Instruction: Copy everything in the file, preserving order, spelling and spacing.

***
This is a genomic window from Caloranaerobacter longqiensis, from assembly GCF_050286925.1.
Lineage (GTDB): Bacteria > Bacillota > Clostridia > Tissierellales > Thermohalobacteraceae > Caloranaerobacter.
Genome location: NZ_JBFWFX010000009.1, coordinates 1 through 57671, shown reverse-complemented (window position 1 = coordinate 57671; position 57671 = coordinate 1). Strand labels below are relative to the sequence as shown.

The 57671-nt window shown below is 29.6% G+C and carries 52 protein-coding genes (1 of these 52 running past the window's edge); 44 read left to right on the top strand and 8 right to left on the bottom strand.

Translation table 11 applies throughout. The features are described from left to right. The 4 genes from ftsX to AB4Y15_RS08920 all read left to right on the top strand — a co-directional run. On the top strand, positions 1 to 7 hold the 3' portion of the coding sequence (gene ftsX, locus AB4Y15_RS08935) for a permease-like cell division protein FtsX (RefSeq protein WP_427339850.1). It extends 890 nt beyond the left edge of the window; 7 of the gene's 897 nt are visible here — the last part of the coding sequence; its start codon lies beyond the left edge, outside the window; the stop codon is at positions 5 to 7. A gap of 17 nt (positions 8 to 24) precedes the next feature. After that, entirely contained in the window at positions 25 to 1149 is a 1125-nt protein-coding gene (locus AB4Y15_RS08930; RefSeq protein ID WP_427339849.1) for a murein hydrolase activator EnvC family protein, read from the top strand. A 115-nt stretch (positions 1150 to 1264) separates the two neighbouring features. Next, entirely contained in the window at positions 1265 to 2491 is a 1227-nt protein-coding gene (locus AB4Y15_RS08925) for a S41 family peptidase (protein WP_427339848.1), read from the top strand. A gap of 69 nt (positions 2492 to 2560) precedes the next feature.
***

This is a genomic window from Caloranaerobacter longqiensis, from assembly GCF_050286925.1.
Lineage (GTDB): Bacteria > Bacillota > Clostridia > Tissierellales > Thermohalobacteraceae > Caloranaerobacter.
Genome location: NZ_JBFWFX010000009.1, coordinates 1 through 57671, shown reverse-complemented (window position 1 = coordinate 57671; position 57671 = coordinate 1). Strand labels below are relative to the sequence as shown.

The 57671-nt window shown below is 29.6% G+C and carries 52 protein-coding genes (1 of these 52 running past the window's edge); 44 read left to right on the top strand and 8 right to left on the bottom strand.

Translation table 11 applies throughout. The features are described from left to right. The 4 genes from ftsX to AB4Y15_RS08920 all read left to right on the top strand — a co-directional run. On the top strand, positions 1 to 7 hold the 3' portion of the coding sequence (gene ftsX, locus AB4Y15_RS08935) for a permease-like cell division protein FtsX (RefSeq protein WP_427339850.1). It extends 890 nt beyond the left edge of the window; 7 of the gene's 897 nt are visible here — the last part of the coding sequence; its start codon lies beyond the left edge, outside the window; the stop codon is at positions 5 to 7. A gap of 17 nt (positions 8 to 24) precedes the next feature. After that, entirely contained in the window at positions 25 to 1149 is a 1125-nt protein-coding gene (locus AB4Y15_RS08930; RefSeq protein ID WP_427339849.1) for a murein hydrolase activator EnvC family protein, read from the top strand. A 115-nt stretch (positions 1150 to 1264) separates the two neighbouring features. Next, entirely contained in the window at positions 1265 to 2491 is a 1227-nt protein-coding gene (locus AB4Y15_RS08925) for a S41 family peptidase (protein WP_427339848.1), read from the top strand. A gap of 69 nt (positions 2492 to 2560) precedes the next feature.